Savannah River Remediation workers recently faced the difficult task of breaking down aspects of their work for a group of kindergarteners, first and second graders.
The Savannah River Site liquid waste contractor, or SRR, attended Second Baptist Christian Preparatory School for Career Week.
During the presentation, SRR engineer Matt Bodine spoke to students about the different types of engineering disciplines, as well as the importance of engineering, nuclear energy and technology in today’s world.
Bodine explained to the students that one in five buildings in South Carolina is powered by nuclear energy.
“That means, if we didn’t have the nuclear power, it is possible this school or your home could be in the dark,” he told the group.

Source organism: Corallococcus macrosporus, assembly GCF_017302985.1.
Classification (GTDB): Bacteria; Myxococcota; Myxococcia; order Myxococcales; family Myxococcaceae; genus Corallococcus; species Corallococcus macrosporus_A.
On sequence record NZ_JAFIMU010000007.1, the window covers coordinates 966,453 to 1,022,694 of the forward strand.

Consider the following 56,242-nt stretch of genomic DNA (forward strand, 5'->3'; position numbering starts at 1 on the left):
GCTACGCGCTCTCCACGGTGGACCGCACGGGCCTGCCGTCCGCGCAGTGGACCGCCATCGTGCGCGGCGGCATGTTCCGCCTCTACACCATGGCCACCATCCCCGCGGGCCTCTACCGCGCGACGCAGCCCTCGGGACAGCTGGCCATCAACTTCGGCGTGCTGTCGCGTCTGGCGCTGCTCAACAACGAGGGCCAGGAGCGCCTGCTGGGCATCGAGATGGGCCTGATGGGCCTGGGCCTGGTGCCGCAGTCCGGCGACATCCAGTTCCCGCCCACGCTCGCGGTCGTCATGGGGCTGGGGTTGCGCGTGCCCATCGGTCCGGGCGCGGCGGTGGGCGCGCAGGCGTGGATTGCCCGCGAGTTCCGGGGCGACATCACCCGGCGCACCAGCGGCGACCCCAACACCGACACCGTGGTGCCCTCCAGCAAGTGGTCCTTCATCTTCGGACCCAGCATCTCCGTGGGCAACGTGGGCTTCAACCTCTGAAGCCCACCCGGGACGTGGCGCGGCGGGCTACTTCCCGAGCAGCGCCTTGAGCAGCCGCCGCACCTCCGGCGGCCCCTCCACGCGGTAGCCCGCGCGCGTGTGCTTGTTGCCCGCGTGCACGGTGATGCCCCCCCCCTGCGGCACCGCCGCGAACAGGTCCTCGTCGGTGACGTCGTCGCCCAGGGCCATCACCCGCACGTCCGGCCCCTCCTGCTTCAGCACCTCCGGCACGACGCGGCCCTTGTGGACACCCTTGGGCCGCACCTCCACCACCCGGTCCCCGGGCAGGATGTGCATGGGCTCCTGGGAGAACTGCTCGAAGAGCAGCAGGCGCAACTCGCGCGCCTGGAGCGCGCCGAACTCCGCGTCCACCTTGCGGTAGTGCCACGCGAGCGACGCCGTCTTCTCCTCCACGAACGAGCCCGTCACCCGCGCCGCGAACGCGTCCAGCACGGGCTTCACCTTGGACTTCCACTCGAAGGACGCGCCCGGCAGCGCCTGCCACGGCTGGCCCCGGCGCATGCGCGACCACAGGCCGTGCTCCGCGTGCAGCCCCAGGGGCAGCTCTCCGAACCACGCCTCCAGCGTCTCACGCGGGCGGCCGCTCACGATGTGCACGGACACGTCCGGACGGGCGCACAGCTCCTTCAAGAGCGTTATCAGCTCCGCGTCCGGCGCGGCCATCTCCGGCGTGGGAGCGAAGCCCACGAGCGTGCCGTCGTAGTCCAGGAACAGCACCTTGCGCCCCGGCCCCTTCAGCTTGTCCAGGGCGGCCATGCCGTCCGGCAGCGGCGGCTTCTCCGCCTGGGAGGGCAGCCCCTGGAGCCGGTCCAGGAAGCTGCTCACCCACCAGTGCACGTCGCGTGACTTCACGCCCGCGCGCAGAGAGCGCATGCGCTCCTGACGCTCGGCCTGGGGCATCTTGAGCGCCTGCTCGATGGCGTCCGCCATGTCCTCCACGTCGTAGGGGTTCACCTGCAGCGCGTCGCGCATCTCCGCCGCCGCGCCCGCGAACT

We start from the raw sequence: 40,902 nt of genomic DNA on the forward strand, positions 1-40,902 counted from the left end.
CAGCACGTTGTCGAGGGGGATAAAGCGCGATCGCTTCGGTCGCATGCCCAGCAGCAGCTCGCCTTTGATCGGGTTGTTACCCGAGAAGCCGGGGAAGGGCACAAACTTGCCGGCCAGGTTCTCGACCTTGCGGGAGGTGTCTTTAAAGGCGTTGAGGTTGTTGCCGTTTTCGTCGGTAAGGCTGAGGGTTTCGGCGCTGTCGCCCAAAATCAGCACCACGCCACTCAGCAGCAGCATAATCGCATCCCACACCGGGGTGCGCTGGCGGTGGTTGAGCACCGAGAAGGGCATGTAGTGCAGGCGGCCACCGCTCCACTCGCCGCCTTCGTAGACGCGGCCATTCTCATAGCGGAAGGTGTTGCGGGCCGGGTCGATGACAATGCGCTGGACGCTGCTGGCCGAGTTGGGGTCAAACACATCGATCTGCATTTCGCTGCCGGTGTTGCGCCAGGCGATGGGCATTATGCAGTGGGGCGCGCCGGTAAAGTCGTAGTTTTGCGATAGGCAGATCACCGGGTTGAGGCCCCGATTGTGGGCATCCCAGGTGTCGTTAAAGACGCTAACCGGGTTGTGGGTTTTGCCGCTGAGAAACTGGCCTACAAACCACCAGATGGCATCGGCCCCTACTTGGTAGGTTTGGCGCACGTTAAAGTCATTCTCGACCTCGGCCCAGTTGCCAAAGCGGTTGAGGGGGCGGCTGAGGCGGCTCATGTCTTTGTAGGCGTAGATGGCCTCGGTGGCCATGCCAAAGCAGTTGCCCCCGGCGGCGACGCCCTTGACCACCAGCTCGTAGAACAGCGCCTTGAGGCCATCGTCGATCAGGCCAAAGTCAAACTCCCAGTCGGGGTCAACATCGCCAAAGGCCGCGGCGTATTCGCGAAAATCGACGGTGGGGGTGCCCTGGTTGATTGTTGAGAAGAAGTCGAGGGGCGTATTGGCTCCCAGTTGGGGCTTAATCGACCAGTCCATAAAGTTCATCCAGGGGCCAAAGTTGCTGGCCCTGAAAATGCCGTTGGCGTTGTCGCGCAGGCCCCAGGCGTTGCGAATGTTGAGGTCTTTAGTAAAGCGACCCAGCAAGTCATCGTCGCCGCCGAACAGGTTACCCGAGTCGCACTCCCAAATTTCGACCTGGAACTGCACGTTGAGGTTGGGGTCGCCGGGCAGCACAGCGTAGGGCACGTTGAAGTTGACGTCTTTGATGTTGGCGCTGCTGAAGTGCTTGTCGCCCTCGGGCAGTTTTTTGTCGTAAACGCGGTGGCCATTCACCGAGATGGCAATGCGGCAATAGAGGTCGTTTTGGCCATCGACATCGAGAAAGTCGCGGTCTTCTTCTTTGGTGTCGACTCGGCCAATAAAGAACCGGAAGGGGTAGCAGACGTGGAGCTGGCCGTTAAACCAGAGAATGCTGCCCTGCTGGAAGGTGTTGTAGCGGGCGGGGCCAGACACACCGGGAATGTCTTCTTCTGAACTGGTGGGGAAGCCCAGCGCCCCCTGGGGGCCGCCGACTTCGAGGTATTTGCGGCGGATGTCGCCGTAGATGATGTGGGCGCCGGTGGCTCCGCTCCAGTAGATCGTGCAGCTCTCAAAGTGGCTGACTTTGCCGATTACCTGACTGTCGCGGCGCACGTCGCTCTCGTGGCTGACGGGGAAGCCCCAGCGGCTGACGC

SRR officials said the students enjoyed the “What Life Would Be Like Without Engineering” cartoons during the presentation, and Bodine said the students couldn’t stop laughing at the characters.
But the highlight of the presentation was a painting activity that also taught a lesson about atoms.
The students painted their own depiction of an atom, which was part of an education outreach program called Nuclear in Action. The program is an arts-integrated outreach initiative supported by SRS. It is implemented by three South Carolina-based nonprofit organizations: the Nuclear Literacy Project, the SRS Community Reuse Organization and Citizens for Nuclear Technology Awareness, or CNTA.
Second Baptist Director William Price expressed his appreciation for SRR coming into the classroom.
“The school is involved in Science, Technology, Engineering and Math programs this year, and to introduce the students to nuclear energy and teach them about the components of an atom was an experience of a lifetime,” Price said.
Derrek Asberry is the SRS beat reporter for the Aiken Standard and has been with the paper since June 2013. He is originally from Vidalia, Ga., and a graduate of Georgia Southern University. Follow him on Twitter @DerrekAsberry.